Signs Your Miso Paste Has Gone Bad
While miso paste can last for a long time, it can still go bad. Here are some signs that your miso paste has gone bad:
1. Off-putting smell: If the miso paste has an unpleasant smell and doesn’t smell like the miso you remember, it’s best to throw it out immediately.
2. Discoloration or mold: Bad miso will have some discoloration or the appearance of mold. Food molds cannot be trusted, and it’s highly likely that your miso has gone rogue and needs to be discarded.
3. Changes in taste: While miso paste can last for a long time, the flavor and taste will slowly dissipate over time. If you notice any changes in taste, it might be a sign that your miso paste is going bad.
It’s important to note that miso paste can change to a darker appearance over time, especially if it sits in a warm environment. That change of color is natural and doesn’t mean the miso has gone bad. However, if you notice any classic signs of going bad like mold, discolorations, or an off smell, it’s best to throw the paste out.
Can You Still Use Expired Miso Paste?
It’s important to note that miso paste can still be used even if it’s expired, but there are some precautions to take. If the miso has passed its best-by date, it can still be consumed as a preservative food. However, the quality may have degraded, and the taste may not be as good as when it was fresh.
If you have an opened package of miso paste that has been stored in the fridge, it should still be good for a few months. However, if you notice any signs of mold or discoloration, it’s best to discard the paste. It’s also important to trust your sense of smell – if the miso has an off-putting smell, it’s better to err on the side of caution and throw it out.
It’s worth noting that miso paste is a fermented food product that continues to ferment, albeit very slowly. As such, even if the paste has passed its best-by date or has been opened for a few months, it may still be safe to consume. However, the taste and quality may have degraded, so it’s up to personal preference whether to use expired miso or not.
How To Properly Store Miso Paste To Extend Its Shelf Life
To extend the shelf life of miso paste, it’s crucial to store it properly. Here are some tips on how to store miso paste:
1. Keep it airtight: Whether it’s an unopened package or an opened one, always keep miso paste in an airtight container. This will prevent air and moisture from getting in, which can cause mold growth and spoilage.
2. Refrigerate it: Miso paste should always be stored in the refrigerator, even if it’s unopened. The ideal temperature range is between 32°F and 40°F. This will help preserve its color and flavor while keeping it safe from contaminants like mold growth.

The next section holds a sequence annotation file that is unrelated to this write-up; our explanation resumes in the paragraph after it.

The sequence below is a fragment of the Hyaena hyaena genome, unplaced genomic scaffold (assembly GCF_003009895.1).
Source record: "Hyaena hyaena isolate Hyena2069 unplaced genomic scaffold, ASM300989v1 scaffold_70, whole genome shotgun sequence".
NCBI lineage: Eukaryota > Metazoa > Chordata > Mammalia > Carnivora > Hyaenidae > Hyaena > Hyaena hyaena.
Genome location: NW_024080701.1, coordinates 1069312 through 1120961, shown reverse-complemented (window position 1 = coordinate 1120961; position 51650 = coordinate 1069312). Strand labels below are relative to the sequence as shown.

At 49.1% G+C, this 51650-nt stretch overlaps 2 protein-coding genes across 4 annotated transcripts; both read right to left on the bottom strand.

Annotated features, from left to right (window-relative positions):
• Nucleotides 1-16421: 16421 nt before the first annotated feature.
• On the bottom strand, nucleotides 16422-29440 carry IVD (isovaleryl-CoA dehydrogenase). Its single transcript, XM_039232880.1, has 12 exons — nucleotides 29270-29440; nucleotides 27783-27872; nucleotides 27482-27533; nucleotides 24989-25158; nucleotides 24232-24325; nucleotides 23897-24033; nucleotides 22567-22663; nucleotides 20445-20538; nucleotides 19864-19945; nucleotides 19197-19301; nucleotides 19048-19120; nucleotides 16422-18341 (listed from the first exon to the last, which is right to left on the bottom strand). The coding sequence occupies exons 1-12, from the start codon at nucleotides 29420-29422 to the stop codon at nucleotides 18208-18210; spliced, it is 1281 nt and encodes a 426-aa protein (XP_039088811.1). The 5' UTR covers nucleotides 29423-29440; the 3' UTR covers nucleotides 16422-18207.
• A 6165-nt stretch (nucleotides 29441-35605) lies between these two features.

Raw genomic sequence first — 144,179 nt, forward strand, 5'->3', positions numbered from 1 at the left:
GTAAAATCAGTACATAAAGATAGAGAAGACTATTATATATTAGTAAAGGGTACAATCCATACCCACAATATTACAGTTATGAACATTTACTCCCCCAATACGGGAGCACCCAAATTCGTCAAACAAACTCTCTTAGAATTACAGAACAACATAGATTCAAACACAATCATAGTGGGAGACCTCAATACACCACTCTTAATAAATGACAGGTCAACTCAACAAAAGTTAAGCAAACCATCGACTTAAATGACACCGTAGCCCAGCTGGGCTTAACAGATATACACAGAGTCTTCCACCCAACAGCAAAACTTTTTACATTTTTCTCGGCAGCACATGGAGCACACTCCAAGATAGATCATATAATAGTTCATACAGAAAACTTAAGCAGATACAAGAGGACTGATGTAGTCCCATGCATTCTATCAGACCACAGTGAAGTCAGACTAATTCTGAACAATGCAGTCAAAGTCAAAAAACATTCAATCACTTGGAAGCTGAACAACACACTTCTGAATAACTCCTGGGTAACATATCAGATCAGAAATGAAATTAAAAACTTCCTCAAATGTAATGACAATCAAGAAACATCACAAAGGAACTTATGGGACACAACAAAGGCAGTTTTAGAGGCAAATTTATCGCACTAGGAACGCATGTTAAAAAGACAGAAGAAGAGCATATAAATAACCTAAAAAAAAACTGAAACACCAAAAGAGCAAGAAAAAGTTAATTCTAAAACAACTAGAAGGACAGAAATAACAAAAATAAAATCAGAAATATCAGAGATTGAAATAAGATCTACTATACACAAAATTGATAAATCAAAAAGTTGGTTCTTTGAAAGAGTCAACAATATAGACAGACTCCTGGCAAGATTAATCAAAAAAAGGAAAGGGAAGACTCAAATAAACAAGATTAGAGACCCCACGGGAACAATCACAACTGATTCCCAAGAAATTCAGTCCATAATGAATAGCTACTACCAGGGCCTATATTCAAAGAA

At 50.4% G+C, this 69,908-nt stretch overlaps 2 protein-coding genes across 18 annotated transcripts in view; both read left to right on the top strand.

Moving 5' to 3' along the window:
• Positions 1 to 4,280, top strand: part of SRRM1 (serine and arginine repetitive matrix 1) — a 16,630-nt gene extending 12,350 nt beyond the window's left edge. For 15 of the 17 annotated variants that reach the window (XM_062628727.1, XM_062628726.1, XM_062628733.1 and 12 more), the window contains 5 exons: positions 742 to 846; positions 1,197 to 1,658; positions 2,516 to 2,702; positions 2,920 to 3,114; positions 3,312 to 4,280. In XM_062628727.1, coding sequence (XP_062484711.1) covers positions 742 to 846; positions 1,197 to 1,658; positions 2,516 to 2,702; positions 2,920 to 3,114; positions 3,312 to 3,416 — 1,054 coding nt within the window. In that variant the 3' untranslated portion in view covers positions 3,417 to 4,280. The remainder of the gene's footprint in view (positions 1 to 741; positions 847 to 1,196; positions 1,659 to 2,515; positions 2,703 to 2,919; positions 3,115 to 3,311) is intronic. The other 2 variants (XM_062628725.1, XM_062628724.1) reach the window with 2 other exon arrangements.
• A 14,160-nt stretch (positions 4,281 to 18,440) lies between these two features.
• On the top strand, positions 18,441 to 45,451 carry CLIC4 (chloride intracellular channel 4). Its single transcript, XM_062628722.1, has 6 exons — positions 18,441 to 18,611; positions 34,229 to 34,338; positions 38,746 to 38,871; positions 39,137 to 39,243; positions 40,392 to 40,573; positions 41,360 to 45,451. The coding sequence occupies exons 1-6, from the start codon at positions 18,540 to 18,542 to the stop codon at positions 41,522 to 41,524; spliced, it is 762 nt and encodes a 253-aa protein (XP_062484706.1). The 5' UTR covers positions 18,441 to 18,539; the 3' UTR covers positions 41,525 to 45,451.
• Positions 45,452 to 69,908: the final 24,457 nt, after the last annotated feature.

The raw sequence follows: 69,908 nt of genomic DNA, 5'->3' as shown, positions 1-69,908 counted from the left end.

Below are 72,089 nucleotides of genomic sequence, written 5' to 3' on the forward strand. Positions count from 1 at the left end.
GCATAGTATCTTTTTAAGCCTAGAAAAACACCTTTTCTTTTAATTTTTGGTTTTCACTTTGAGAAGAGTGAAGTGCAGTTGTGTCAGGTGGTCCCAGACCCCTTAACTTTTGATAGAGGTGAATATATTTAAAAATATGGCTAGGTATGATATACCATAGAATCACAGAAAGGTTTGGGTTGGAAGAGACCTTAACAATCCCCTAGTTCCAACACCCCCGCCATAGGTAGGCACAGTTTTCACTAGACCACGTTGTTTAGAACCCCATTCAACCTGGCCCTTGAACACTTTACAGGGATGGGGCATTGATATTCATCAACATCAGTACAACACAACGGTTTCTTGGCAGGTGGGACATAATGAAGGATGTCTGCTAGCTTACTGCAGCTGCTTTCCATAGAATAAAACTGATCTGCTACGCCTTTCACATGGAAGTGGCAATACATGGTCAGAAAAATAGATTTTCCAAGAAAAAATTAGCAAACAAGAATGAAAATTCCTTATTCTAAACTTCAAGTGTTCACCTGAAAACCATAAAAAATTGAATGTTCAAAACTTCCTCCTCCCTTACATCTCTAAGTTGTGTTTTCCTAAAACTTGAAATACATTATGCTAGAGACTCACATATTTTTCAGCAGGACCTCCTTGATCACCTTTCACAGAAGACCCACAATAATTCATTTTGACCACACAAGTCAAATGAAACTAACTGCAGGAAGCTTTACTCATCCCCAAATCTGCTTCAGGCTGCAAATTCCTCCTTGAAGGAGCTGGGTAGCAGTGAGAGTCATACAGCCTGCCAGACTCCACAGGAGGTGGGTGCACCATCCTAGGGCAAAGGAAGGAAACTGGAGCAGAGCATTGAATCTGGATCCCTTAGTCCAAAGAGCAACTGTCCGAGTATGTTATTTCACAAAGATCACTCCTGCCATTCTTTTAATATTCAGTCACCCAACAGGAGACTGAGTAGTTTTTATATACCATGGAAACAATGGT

3. Use a clean spoon: Always use a clean spoon to scoop out the miso paste. This will prevent the introduction of substances that could spoil the paste.
4. Transfer to an airtight container: If the miso paste comes in a packet and you have leftover, transfer the contents to an airtight container and keep it sealed.
5. Freeze it: If you’re not going to use all the paste within one month of opening it, freeze the remaining paste in an airtight container or plastic bag. This will help preserve its flavor while keeping it safe from contaminants like mold growth.
6. Check the expiration date: Always check the expiration date before purchasing miso paste at Japanese or Asian grocery stores. Some varieties have three months, while others last up to 12 months.
Creative Ways To Use Miso Paste In Your Cooking
Miso paste is a versatile ingredient that can add a complex flavor to any dish. Here are some creative ways to use miso paste in your cooking:
1. Miso Glaze: Mix miso with sesame oil and spread it on fish filets, then broil the filets to make a shiny glaze that lightens and funks up a fatty fish like salmon.
2. Miso Mashed Potatoes: While heating the milk or cream that you’re using for the mash, whisk in some miso for more flavorful mashed potatoes.
3. Miso Vegetables: After sautéing vegetables like carrots or Brussels sprouts, add equal parts miso and butter at the end for a buttery finishing touch.
4. Miso Mustard: Combine Chinese hot mustard or Dijon with a hearty helping of miso and mirin (a sweetened Japanese rice wine) to make a versatile miso mustard that can be used as a sauce for fish, sandwiches, or even with soft pretzels.
5. Miso Compound Butter: Mix miso paste into softened butter to make a funky fresh switch-up on your morning toast.
6. Miso Clam Chowder: Whisking in two tablespoons of miso while simmering potatoes and stock gives clam chowder a deeper, earthier flavor twist.
7. Miso Fruit Preserves: Combine fruit preserves, miso, vinegar, and other aromatics and cook until thickened. Brush over a pork tenderloin before putting it in the oven.
8. Miso Pasta: Stir miso into the eggs for a richer and more developed carbonara or cook miso in a pan until caramelized, then add knobs of butter little by little and stir until it forms a sauce for hearty greens like collards or bok choy.
9. Miso Turkey: Rubbing turkey with some miso paste changes that dry stereotype and adds more flavor to the bird.
10. Miso Ice Cream: Adding just two tablespoons of miso gives your ice cream base a touch of umami. You could always heat up the miso and thin it out with just a little water for serving on top of store-bought ice cream.
Miso paste is not only delicious but also has probiotic and antioxidant qualities as it is a fermented food. Be sure to store it properly in the fridge to maintain its quality for longer periods.